Review: Cryptopsy – 'The Book Of Suffering: Tome 1'

Canada is such a lovely place, populace wise. The sense of community, particularly in the rural areas, is very strong, and neighbours are often good friends. The people you grow up with and build history with. As with any part of the world, there are dark corners, brimming with all manner of vile fiendishness and misery, but this review is not an examination of Harper’s time in office; it is an examination of the new Cryptopsy EP, a work of total savagery from the land of Sutherland, Shatner, and maple trees.

Cryptopsy have announced that this recording marks a change of tack, whereby they will release a series of EP’s of new material to satiate the fans, rather than making them wait years for a new full length. This is very considerate, and as the band themselves say, gives them an opportunity to maintain a better quality of material over shorter records. It is also, perhaps, an acknowledgement that many people don’t have the attention spans they used to when it comes to indulging a band, and that the casual participant may find a stream of 4-trackers a lot easier to digest than a solid 40 minutes of black-ops grade technical death.

From the very outset, from the artwork all the way down, ‘…Tome 1’ is pitiless, the band seeming determined to punish reality for existing. Every instrument is beheld in its most aggressive, brutal form, particularly the drums, which strike like a foam-mouthed firing squad. Recent video/single Detritus (The One They Kept) exemplifies this, its multi-faceted bubonic whirlwind ravaging everything possible in a 5 mile radius.

There’s something more sinister about Cryptopsy’s work than that of contemporaries Nile or Cannibal Corpse, something more considered in the execution. While Horus’ favourite band carry themselves with a regal air, and George’s shock troops bludgeon the listener to a thin paste with every passing second, the Canadians have calculated the impact of each millisecond to disquiet and unsettle the receiver so that rest becomes impossible. Daft-fast in places, ‘The Knife, The Head, And What Remains’ is just ridiculous, calling up grind luminaries Brutal Truth, certainly in their ‘Evolution Through Revolution’ period.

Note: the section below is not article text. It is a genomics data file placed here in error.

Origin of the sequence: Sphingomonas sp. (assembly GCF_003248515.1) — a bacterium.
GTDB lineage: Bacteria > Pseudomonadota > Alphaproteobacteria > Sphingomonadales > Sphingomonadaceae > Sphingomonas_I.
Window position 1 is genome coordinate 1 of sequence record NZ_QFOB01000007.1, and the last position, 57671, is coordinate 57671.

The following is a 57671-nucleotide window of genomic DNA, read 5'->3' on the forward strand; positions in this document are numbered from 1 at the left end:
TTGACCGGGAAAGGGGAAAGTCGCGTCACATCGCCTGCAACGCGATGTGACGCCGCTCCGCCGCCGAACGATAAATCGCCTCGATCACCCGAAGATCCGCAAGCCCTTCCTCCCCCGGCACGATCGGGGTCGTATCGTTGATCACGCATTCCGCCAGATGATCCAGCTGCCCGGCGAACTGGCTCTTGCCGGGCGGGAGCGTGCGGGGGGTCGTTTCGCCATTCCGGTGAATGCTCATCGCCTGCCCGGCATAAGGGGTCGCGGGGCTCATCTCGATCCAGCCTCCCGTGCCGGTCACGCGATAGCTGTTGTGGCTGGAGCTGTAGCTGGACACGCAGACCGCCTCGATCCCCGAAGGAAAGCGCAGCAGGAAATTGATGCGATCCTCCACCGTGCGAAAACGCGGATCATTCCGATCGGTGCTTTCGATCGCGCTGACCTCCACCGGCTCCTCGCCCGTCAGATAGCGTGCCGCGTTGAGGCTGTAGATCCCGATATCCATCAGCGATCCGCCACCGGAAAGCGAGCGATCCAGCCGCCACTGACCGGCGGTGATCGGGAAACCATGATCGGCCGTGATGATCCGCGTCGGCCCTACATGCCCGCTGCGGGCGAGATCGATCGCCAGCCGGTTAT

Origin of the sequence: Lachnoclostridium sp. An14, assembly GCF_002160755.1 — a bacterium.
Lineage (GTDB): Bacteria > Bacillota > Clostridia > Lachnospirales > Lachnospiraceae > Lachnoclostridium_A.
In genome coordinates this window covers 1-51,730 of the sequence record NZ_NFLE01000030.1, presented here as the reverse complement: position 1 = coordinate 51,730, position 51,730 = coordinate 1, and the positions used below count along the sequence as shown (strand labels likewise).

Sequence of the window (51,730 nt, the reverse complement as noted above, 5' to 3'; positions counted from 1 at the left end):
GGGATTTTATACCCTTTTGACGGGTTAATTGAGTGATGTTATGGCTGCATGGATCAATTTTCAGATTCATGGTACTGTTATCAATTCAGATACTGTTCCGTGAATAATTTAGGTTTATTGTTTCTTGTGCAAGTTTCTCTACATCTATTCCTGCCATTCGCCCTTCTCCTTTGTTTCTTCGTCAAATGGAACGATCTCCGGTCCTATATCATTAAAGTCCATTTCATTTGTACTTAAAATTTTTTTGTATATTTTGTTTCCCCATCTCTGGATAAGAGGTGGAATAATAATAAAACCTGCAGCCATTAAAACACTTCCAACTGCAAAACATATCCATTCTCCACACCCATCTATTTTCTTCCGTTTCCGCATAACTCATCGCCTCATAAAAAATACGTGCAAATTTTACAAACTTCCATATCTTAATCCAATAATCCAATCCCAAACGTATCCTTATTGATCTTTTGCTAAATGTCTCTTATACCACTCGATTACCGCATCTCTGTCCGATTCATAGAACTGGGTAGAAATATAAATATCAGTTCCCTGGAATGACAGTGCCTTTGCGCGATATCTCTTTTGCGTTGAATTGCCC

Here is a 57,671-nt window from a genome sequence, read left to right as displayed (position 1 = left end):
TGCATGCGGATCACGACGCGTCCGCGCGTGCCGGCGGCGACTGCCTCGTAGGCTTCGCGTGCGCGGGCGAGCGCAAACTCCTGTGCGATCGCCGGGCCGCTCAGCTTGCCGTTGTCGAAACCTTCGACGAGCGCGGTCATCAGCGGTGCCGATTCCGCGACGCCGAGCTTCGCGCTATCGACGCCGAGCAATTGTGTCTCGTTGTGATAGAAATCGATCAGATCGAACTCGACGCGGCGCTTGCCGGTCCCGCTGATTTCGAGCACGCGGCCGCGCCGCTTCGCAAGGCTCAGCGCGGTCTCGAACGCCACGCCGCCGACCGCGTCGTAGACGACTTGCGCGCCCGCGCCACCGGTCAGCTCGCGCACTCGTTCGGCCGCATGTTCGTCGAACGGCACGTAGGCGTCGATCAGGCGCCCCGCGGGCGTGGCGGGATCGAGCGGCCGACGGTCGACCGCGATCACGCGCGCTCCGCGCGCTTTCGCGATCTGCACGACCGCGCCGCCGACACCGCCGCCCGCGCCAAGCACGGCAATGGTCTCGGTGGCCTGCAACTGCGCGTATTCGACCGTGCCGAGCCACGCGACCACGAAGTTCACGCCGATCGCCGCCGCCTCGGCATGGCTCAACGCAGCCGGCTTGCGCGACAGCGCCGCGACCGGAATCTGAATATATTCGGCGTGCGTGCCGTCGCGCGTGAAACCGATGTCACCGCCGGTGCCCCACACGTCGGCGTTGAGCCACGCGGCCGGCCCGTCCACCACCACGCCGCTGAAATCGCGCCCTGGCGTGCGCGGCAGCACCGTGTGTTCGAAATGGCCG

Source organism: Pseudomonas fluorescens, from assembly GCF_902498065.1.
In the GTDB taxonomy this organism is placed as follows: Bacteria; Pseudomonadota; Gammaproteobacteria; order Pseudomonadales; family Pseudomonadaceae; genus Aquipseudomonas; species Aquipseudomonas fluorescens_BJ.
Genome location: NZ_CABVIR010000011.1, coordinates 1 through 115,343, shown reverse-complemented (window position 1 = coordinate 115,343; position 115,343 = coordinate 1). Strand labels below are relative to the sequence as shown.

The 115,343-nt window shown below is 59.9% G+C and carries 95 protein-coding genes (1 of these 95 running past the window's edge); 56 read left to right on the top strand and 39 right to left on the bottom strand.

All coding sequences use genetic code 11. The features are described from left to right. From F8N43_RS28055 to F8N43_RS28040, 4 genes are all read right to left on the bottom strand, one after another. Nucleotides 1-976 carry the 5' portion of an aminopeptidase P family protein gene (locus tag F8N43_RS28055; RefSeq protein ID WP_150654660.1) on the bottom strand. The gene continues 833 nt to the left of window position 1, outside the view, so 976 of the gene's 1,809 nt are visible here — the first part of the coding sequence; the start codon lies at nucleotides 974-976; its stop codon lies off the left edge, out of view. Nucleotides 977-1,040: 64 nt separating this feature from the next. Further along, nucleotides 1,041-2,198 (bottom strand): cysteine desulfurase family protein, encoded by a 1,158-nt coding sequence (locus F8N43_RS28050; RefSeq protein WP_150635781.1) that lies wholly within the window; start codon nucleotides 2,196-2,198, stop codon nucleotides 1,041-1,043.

The barbarous vocal work on this record as a whole is remarkable. A stiff lesson to the youngsters coming up, about the nature of extremity, and what it means to lock your voice with the band as a weapon. Presumably brought into existence to illicit heart failure in the weak, the sheer force of Matt McGachy’s spleen-splitting shrieks, retches and growls render a healthy number of metal/deathcore set impotent and tiny, and though many a fan of Thy Art Is Murder, After The Burial or early BMTH will find much to like here, returning to their originally favoured bands may be difficult.

Following the downtown-beat-city action that is ‘Halothane Glow’, the hulking triplet-temple of Gothenberg looms over final track ‘Framed By Blood’, which takes the work of many Swedes and sends it to the pits for a serious workout, a thorough talking to, and a solid injection of prime beef. I will confess that by the end of even this short EP, the focus utilised by the band in creating the material, especially when exacerbated by a supremely tight production, I was pretty knackered, but repeated listens revealed a great deal of diversity within the four tracks submitted here.

Fierce to the point of imploding, this is a master-class in demolition through sound, and a highly recommended purchase for anyone who feels that their current favourite death metal just isn’t cutting it.

Review: John Tron Davidson


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